It’s easy to look at a Bible character like Saul and see his mistakes: the places he interpreted what God said incorrectly, the times he was impatient, or allowed his ego free reign. It’s a lot harder to look at our own lives and see that we really aren’t much different when it comes to making our own interpretation of God’s directives.

In 1 Samuel 15:10, the Lord said to Samuel, “I am grieved that I have made Saul king, because he has turned away from me and not carried out my instructions.”

The Lord also said this about mankind in the days of Noah and about the Children of Israel.

Today, we still resist God’s voice. Does it bother us that we grieve God by disobeying him with our own interpretations? Perhaps it does to some extent, but maybe not enough to change us. Fighting against our own desires, our egos, and our own interpretations takes focus, determination, and God-infused strength.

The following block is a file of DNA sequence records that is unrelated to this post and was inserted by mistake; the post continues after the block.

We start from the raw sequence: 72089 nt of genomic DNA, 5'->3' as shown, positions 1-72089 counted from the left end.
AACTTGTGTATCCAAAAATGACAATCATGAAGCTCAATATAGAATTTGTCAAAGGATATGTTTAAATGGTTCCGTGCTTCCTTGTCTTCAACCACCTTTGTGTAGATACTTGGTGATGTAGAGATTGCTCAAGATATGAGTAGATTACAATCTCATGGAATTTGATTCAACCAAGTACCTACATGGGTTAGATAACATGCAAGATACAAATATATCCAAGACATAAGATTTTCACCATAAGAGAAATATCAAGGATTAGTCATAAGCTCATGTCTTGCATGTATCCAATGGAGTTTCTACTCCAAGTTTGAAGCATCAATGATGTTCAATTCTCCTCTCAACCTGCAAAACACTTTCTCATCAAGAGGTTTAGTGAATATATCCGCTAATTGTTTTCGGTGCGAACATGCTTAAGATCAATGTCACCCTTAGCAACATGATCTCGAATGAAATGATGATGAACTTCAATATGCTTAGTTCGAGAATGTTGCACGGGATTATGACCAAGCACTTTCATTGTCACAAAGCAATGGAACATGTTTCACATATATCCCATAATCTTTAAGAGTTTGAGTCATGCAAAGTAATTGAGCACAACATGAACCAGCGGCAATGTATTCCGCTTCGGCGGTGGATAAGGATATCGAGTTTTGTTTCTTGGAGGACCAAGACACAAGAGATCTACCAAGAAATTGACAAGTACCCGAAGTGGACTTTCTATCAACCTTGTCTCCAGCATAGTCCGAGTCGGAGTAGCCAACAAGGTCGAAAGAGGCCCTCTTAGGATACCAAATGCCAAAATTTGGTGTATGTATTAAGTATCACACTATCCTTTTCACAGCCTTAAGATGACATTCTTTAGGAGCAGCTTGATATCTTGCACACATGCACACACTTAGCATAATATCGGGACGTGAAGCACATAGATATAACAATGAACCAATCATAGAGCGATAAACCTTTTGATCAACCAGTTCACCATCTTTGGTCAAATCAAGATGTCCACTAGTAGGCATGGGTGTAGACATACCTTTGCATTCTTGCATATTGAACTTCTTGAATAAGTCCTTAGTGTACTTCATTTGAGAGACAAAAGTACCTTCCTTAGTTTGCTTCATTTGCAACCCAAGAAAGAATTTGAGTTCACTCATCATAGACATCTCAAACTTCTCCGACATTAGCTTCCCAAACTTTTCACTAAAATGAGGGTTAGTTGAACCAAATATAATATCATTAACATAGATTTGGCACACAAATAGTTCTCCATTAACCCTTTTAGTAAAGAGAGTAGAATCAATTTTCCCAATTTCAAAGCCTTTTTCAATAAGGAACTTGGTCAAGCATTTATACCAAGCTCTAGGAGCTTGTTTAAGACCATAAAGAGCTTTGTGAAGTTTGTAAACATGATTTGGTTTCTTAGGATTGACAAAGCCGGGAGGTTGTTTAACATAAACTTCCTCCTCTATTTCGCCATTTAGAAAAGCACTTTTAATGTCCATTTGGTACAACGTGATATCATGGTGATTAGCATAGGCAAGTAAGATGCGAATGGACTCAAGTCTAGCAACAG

Halfway obedience, obedience with a twist of our own interpretation, is really just disobedience.


Have You Seen Jesus?

Mark 16:5-7

5 As they entered the tomb, they saw a young man dressed in a white robe sitting on the right side, and they were alarmed.
6 “Don’t be alarmed,” he said. “You are looking for Jesus the Nazarene, who was crucified. He has risen! He is not here. See the place where they laid him.
7 But go, tell his disciples and Peter, ‘He is going ahead of you into Galilee. There you will see him, just as he told you.’ ”
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Have You Seen Jesus?

April 9 

Have You Seen Jesus?

By Oswald Chambers

 After that, He appeared in another form to two of them… —Mark 16:12

Being saved and seeing Jesus are not the same thing. Many people who have never seen Jesus have received and share in God’s grace. But once you have seen Him, you can never be the same. Other things will not have the appeal they did before.